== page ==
Republicans like to bring up so-called "high-risk pools" as an alternative to health-care reform. They're in the plan Boehner released this morning, they were featured in McCain's campaign proposal, and they're generally popular among people who want to say they're doing something to help the sick but don't want to actually do very much.
A high-risk pool is where a state creates a special insurance pool for people with preexisting conditions and then subsidizes their coverage. About 200,000 Americans are currently in these pools, the costs are high, the coverage varies wildly in quality and the service is often quite poor, as a couple thousand low-income sick people aren't much of a political constituency. To put it simply, if you eventually developed a preexisting condition -- asthma, say -- would you rather a world in which insurers couldn't discriminate against you or a world in which you could send in a form to the state of Missouri and ask if they had any room in their Big Pool o' Sick people?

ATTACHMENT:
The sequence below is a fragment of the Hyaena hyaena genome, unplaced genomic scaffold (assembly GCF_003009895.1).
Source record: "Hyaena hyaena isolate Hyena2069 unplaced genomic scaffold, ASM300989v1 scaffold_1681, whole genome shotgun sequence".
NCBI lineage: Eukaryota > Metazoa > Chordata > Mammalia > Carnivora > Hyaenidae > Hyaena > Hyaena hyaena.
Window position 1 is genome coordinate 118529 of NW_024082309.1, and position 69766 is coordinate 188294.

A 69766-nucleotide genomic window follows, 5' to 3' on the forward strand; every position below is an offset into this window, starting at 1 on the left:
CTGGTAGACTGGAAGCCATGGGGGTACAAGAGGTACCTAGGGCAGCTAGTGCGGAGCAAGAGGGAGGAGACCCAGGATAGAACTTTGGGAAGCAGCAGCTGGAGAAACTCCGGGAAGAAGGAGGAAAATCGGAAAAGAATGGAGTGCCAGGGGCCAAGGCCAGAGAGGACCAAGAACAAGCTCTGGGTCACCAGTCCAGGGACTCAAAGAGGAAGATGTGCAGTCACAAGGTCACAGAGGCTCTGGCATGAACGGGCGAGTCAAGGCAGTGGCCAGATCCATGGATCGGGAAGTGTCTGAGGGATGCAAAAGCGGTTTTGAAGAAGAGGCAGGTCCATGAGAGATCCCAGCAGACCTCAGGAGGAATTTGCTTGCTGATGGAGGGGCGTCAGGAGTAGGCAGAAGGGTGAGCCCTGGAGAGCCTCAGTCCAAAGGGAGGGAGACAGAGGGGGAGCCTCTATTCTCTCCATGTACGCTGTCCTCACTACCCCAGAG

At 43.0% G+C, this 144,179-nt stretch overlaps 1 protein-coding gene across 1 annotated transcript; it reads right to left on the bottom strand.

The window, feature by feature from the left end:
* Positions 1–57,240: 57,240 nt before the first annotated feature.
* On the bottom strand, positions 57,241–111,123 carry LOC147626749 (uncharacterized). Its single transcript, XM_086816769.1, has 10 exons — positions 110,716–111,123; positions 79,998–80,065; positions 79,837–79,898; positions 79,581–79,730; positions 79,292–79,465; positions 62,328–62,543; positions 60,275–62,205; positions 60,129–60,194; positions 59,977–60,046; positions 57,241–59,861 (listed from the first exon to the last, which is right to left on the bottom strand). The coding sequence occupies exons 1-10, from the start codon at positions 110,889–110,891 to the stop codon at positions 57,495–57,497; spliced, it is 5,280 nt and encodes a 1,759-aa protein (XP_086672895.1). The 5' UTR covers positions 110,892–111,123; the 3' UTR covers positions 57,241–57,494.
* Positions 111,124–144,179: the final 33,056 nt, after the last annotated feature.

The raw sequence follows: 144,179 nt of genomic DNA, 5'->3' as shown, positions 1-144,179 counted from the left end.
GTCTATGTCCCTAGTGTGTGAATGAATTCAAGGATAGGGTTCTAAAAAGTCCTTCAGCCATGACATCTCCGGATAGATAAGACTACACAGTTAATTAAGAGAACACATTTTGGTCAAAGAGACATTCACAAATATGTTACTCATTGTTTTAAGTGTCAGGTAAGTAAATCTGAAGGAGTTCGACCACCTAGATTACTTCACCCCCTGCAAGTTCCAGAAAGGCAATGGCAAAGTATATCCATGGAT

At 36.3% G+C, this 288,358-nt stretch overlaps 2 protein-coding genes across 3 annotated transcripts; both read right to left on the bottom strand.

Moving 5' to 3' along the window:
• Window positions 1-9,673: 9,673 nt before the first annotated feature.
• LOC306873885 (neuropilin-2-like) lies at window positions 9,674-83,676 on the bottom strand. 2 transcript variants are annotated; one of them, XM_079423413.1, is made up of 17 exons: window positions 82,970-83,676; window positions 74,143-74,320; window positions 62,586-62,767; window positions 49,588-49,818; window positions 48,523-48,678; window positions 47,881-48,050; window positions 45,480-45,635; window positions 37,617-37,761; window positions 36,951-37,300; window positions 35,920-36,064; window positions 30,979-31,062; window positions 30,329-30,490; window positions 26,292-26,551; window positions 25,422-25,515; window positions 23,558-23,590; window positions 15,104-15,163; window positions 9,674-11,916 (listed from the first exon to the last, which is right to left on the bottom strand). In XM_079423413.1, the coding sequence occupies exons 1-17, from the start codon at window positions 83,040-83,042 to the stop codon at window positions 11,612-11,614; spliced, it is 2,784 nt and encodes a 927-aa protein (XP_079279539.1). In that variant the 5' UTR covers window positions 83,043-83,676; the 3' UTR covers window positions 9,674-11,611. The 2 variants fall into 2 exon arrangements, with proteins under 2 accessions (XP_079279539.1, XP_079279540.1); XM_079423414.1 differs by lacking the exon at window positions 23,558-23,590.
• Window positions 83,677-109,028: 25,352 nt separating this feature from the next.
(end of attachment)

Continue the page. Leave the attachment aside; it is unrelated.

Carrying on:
Thought so. For more on high-risk pools, see Harold Pollack's interview with HRP expert Katherine Swartz.
November 3, 2009; 4:26 PM ET
Categories: Health Reform
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